Are the photos on your phone private? ProClip Roundup Recap

Samsung users are complaining about photos being randomly sent to phone contacts. Is your phone private? Find out all the details in the latest ProClip Roundup.

ProClip Roundup: Season 2 Episode 3

Welcome back to another week of the ProClip Roundup! We’re bringing you the latest stories in mobile and car tech news. Check out the top stories we found on the internet:

Digital Smartphone Car Keys

Several car manufacturers have joined to develop a digital car key that could work across many devices and car models. Stakeholders and rollout participants include Apple, LG, and Samsung, as well as Volkswagen, Audi, and GM. Most notably, Tesla models already have the digital car key functionality. The digital key would lock, unlock, start the engine and share access to the car.

Apple Maps Updating

Apple Maps Vans and Drones will be used to fix Apple Maps accuracy and detail. Additionally, Apple will be generating map data using the iPhone in your pocket. Passive maps can vector data from every iPhone to provide representations of both road and pedestrian traffic. Apple pinky promises that these methods of data collection will not affect your privacy.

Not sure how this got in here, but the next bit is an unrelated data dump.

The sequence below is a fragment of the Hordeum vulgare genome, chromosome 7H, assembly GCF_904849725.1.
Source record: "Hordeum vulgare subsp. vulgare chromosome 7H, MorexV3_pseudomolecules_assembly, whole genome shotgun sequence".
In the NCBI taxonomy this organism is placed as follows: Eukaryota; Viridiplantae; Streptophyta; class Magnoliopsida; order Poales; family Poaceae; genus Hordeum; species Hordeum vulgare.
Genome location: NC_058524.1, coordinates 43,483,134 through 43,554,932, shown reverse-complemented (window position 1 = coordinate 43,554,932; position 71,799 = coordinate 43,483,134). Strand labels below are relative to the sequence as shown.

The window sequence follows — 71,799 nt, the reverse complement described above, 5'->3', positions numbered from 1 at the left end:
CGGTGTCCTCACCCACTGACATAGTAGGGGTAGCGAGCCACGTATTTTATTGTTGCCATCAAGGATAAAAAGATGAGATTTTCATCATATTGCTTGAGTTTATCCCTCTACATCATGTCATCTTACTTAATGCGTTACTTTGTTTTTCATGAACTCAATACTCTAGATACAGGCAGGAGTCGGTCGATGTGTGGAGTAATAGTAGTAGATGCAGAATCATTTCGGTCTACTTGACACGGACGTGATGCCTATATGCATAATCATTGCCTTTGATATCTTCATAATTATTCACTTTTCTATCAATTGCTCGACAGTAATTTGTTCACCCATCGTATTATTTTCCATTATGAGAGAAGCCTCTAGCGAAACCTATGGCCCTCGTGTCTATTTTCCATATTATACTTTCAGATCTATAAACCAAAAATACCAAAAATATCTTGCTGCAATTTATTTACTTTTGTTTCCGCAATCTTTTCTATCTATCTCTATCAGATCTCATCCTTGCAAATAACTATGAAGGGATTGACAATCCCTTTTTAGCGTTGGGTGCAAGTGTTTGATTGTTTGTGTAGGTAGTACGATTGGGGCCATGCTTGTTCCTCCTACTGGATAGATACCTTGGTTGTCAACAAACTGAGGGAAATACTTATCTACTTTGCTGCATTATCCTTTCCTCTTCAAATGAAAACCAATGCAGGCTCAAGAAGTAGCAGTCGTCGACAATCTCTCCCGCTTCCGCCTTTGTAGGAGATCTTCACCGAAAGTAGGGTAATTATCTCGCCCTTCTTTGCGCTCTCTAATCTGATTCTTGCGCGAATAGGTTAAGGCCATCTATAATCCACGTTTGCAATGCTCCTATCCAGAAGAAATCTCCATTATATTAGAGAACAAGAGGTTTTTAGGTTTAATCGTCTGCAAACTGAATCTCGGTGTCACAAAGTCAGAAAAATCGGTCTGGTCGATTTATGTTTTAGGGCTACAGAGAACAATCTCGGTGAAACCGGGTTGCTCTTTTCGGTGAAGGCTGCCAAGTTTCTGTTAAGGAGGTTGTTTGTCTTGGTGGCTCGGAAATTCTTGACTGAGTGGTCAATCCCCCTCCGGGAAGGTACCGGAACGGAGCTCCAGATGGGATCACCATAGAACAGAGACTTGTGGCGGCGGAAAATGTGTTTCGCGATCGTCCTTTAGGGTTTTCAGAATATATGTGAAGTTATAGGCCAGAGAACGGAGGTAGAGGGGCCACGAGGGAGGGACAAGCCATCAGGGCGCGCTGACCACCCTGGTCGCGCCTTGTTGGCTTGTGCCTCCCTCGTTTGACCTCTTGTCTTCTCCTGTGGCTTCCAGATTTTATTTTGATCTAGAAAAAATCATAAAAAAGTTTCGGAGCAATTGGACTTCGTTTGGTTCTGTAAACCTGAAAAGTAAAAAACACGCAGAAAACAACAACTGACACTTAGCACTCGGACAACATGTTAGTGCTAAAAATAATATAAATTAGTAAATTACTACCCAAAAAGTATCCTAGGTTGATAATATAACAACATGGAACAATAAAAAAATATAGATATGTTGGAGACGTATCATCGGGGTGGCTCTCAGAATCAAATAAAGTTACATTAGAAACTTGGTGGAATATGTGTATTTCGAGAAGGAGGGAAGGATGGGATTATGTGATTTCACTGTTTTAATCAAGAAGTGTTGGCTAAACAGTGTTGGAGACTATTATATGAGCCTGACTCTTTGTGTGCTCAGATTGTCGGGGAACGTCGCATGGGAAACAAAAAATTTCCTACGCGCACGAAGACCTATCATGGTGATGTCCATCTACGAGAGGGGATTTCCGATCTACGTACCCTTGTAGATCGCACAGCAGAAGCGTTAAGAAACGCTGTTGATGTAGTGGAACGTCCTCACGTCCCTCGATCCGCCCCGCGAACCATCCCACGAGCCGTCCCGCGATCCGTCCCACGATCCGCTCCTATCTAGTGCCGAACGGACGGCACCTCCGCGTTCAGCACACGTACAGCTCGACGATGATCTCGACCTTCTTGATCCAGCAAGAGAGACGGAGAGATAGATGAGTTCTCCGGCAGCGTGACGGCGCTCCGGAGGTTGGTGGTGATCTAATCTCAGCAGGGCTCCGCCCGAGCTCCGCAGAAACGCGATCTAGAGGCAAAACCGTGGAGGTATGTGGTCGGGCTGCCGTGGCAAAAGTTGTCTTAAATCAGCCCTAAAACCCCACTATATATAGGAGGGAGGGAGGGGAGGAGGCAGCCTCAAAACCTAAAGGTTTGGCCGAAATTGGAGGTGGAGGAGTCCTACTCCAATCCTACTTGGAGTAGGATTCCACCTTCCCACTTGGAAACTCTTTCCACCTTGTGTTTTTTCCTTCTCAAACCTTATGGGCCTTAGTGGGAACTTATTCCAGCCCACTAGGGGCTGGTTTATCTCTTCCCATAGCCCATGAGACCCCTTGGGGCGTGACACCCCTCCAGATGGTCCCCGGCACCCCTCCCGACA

Digital License Plates

Custom license plates have been the nominal DMV upgrade for a few decades, a company called Reviver is offering a new luxurious option. The Rplate is a $700 digital license plate now available in California that has been approved by the state DMV. You can also add a pre-approved custom message like: “I Love My ProClip.”

Gmail Reading Your Emails

Privacy is king in 2018 and Gmail users may need to read up on their privacy settings. App developers are the suspected readers of your emails but can we trust them to make functionality a priority over snooping? No evidence suggests yet that any data has been misused.

Samsung Sending Your Photos

How about you ask permission before sending our photos to random contacts, Samsung? Android internet news giants are reporting that Samsung users are complaining about photos being randomly sent to phone contacts and in some cases all photos are being sent without user permission. Samsung is aware of the reports and encouraging those affected by the issue to contact customer service at 1-800-SAMSUNG.

That’s all the time we have for this week’s edition of the ProClip Roundup! We’ll see you next week with more news in the world of mobile and car tech.